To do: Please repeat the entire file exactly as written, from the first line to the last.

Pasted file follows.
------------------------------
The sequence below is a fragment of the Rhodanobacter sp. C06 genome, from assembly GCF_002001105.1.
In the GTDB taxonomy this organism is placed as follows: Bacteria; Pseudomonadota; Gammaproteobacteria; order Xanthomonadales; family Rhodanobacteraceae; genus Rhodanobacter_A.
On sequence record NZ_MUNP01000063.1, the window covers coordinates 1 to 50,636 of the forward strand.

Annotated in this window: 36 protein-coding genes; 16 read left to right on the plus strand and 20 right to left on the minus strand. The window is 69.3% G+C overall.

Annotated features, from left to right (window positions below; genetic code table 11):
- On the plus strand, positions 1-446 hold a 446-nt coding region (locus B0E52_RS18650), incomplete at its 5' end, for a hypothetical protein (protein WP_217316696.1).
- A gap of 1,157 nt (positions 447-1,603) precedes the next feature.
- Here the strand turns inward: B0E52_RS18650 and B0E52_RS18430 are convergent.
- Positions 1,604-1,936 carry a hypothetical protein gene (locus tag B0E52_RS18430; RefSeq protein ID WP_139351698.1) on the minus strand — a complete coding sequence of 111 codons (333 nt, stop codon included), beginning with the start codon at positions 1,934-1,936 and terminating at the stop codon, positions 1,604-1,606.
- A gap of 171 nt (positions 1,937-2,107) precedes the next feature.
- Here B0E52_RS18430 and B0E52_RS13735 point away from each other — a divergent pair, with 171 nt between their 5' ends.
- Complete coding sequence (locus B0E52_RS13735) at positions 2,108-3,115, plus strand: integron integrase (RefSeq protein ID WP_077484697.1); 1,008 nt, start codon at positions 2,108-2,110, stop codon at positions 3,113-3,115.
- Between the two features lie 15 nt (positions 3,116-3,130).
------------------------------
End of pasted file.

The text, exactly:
The sequence below is a fragment of the Rhodanobacter sp. C06 genome, from assembly GCF_002001105.1.
In the GTDB taxonomy this organism is placed as follows: Bacteria; Pseudomonadota; Gammaproteobacteria; order Xanthomonadales; family Rhodanobacteraceae; genus Rhodanobacter_A.
On sequence record NZ_MUNP01000063.1, the window covers coordinates 1 to 50,636 of the forward strand.

Annotated in this window: 36 protein-coding genes; 16 read left to right on the plus strand and 20 right to left on the minus strand. The window is 69.3% G+C overall.

Annotated features, from left to right (window positions below; genetic code table 11):
- On the plus strand, positions 1-446 hold a 446-nt coding region (locus B0E52_RS18650), incomplete at its 5' end, for a hypothetical protein (protein WP_217316696.1).
- A gap of 1,157 nt (positions 447-1,603) precedes the next feature.
- Here the strand turns inward: B0E52_RS18650 and B0E52_RS18430 are convergent.
- Positions 1,604-1,936 carry a hypothetical protein gene (locus tag B0E52_RS18430; RefSeq protein ID WP_139351698.1) on the minus strand — a complete coding sequence of 111 codons (333 nt, stop codon included), beginning with the start codon at positions 1,934-1,936 and terminating at the stop codon, positions 1,604-1,606.
- A gap of 171 nt (positions 1,937-2,107) precedes the next feature.
- Here B0E52_RS18430 and B0E52_RS13735 point away from each other — a divergent pair, with 171 nt between their 5' ends.
- Complete coding sequence (locus B0E52_RS13735) at positions 2,108-3,115, plus strand: integron integrase (RefSeq protein ID WP_077484697.1); 1,008 nt, start codon at positions 2,108-2,110, stop codon at positions 3,113-3,115.
- Between the two features lie 15 nt (positions 3,116-3,130).